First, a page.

1.5 Cultural Characteristics and Communication

1.5 Cultural Characteristics and Communication

Learning Objectives

  1. Differentiate between Edward T. Hall’s low-context and highcontext cultures.
  2. Explain the importance of Geert Hofstede’s research in cultural
  3. Summarize the importance of Stella Ting-Toomey’s face and facework in interpersonal relationships.

In any major area of academic study, there are luminaries that one should understand. A luminary is an expert who sheds light on a subject and inspires and influences others’ work in that area. In this section, we’re going to examine three important luminaries that have helped shape our understanding of culture and intercultural communication: Edward T. Hall, Geert Hofstede, and Stella Ting-Toomey.

Edward T. Hall

One of the earliest researchers in the area of cultural differences and their importance to communication was a researcher by the name of Edward T. Hall. His book Beyond Culture is still considered one of the most influential books for the field of intercultural communication.17,18 According to Hall, all cultures incorporate both verbal and nonverbal elements into communication. In his 1959 book, The Silent Language, Hall states, “culture is communication and communication is culture.”19 In the previous chapter, we talked about the importance of nonverbal communication. We also mentioned that nonverbal communication isn’t exactly universal. Some gestures can mean wildly different things in different parts of the world. President George H. Bush once held up his hand in a “V” for Victory salute to an Australian audience only to find out later that this was the equivalent of the middle finger in the United States. President Nixon did the same thing existing an airplane in Brazil flashing his famous OK sign with his thumb and forefinger forming a circle, but this is the “middle finger” in that culture. Obviously, these two incidents have gone down in the annals of presidential history as cultural faux pas. Still, they illustrate the importance of knowing and understanding gestures in differing cultures because we do not all interpret nonverbal behavior the same way.

Low Context and High Context

One of Hall’s most essential contributions to the field of intercultural communication is the idea of low-context and high-context cultures. The terms “low-context culture” (LCC) and “high-context culture” (HCC) were created by Hall to describe how communication styles differ across cultures. In essence, “in LCC, meaning is expressed through explicit verbal messages, both written and oral. In HCC, on the other hand, intention or meaning can best be conveyed through implicit contexts, including gestures, social customs, silence, nuance, or tone of voice.” 20 Table 6.1 further explores the differences between low-context and high-context cultures. In Table 6.1, we broke down issues of context into three general categories: communication, cultural orientation, and business.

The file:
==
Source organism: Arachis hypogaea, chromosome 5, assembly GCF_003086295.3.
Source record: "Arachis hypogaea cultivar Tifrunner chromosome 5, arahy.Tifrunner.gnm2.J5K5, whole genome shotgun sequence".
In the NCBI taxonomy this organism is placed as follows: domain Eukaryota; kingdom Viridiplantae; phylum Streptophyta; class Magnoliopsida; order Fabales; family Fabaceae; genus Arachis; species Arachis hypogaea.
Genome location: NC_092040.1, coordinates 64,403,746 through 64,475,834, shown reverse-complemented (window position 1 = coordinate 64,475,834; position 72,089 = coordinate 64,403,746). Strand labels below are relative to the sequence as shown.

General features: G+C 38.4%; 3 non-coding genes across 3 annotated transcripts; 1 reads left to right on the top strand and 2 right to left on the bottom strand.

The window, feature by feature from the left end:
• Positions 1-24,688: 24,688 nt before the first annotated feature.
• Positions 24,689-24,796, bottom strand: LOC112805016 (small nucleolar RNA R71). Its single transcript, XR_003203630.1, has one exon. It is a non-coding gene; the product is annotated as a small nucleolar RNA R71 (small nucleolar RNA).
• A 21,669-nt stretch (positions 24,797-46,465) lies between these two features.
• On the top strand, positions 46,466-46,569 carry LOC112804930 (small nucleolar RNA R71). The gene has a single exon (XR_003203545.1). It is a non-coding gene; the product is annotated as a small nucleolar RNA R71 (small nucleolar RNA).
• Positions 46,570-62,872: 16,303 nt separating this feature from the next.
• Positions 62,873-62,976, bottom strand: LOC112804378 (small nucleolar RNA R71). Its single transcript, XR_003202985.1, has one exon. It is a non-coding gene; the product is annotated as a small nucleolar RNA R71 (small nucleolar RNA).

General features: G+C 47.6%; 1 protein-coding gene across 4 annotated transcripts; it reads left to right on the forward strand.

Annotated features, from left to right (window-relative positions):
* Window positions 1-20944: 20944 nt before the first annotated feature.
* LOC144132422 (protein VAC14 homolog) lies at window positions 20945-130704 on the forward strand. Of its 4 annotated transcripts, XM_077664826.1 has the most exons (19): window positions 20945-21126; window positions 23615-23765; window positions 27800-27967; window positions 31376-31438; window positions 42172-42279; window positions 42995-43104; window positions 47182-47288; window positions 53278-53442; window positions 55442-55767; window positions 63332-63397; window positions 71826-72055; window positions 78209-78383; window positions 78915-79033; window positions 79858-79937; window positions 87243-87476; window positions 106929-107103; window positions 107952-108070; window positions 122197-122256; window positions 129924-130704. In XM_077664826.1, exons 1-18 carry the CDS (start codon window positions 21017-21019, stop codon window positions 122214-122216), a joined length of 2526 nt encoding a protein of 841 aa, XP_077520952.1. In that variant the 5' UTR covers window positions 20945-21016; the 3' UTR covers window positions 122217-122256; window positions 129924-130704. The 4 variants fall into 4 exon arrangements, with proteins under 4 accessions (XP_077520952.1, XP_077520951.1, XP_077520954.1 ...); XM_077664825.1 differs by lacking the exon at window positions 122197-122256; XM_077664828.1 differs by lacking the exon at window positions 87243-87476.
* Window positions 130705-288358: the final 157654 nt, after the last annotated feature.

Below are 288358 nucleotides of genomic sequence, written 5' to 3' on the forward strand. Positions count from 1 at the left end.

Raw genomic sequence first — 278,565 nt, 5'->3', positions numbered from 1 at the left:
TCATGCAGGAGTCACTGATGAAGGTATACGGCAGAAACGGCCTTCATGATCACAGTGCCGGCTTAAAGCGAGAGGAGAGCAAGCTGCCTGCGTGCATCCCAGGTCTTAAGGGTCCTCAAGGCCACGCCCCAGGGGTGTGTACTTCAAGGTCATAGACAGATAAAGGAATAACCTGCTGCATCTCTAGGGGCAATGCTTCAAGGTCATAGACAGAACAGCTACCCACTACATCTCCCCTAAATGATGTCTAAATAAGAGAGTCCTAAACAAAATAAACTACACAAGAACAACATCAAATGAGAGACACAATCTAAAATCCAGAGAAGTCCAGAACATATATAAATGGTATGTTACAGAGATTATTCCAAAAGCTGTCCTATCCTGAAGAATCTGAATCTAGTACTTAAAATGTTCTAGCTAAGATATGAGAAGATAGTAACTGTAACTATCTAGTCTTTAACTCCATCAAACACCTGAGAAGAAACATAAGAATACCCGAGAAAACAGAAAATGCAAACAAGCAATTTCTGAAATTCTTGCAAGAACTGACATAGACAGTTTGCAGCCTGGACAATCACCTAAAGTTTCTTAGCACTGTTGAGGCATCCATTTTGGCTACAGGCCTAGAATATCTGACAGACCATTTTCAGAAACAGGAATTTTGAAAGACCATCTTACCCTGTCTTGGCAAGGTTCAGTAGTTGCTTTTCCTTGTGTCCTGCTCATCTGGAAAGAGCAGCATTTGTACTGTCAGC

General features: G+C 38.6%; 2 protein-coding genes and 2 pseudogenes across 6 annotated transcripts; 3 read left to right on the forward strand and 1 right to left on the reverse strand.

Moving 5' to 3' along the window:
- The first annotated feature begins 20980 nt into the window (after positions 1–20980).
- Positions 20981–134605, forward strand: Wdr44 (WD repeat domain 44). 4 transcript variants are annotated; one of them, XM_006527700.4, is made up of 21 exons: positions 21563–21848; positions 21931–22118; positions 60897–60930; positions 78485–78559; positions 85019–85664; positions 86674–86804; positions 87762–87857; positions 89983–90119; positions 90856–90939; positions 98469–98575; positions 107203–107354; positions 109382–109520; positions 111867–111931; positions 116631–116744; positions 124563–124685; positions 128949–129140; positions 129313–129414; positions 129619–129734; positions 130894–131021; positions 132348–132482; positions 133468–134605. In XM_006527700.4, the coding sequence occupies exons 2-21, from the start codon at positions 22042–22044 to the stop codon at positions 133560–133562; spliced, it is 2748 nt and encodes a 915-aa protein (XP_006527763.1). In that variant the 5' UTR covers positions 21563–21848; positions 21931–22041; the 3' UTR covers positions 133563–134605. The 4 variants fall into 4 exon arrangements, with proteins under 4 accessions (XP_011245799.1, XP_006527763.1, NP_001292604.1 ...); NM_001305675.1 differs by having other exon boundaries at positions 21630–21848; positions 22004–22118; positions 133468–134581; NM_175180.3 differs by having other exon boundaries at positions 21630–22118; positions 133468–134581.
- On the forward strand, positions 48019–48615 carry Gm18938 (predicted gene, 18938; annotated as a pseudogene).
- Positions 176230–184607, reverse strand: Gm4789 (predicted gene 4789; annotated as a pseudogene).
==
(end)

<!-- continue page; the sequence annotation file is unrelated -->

Table 6.1 Low-Context vs. High-Context Cultures
Low-Context High-Context
Type of Communication Explicit Communication Implicit Communication
Communication Focus Focus on Verbal Communication Focus on Nonverbal


Context of Message Less Meaningful Very Meaningful
Politeness Not Important Very Important
Approach to People Direct and Confrontational Indirect and Polite
Cultural Orientation
Emotions No Room for Emotions Emotions Have Importance
Approach to Time Monochromatic Polychromatic
Time Orientation Present-Future Past
In/Out-Groups Flexible and Transient Grouping


Strong Distinctions Between In and


Identity Based on Individual Based on Social System
Values Independence and Freedom Tradition and Social Rules/Norms
Work Style Individualistic Team-Oriented
Work Approach Task-Oriented Relationship-Oriented
Business Approach Competitive Cooperative
Learning Knowledge is Transferable Knowledge is Situational
Sales Orientation Hard Sell Soft Sell
View of Change Change over Tradition Tradition over Change
Images of 10 countries maps lined up starting with Switzerland ending with Japan indicating low context for Switzerland and high context for Japan.
Image by Jason S on Flickr

Geert Hofstede

Another very important researcher in the area of culture is a man by the name of Geert Hofstede. Starting in the 1970s, Geert became interested in how people from different cultures approach work. His interests ultimately culminated in his 1980 publication Culture’s Consequences: International Differences in Work-Related Values where he explained some basic cultural differences.22 Over the years, Geert has fine-tuned his theory of culture, and the most recent update to his theory occurred in 2010.23 In Geert’s research examining thousands of workers from around the globe, he has noticed a series of six cultural differences: low vs. high power distance, individualism vs. collectivism, masculinity vs. femininity, low vs. high uncertainty avoidance, long-term vs. short-term orientation, and indulgence vs. restraint. Let’s briefly look at each of these.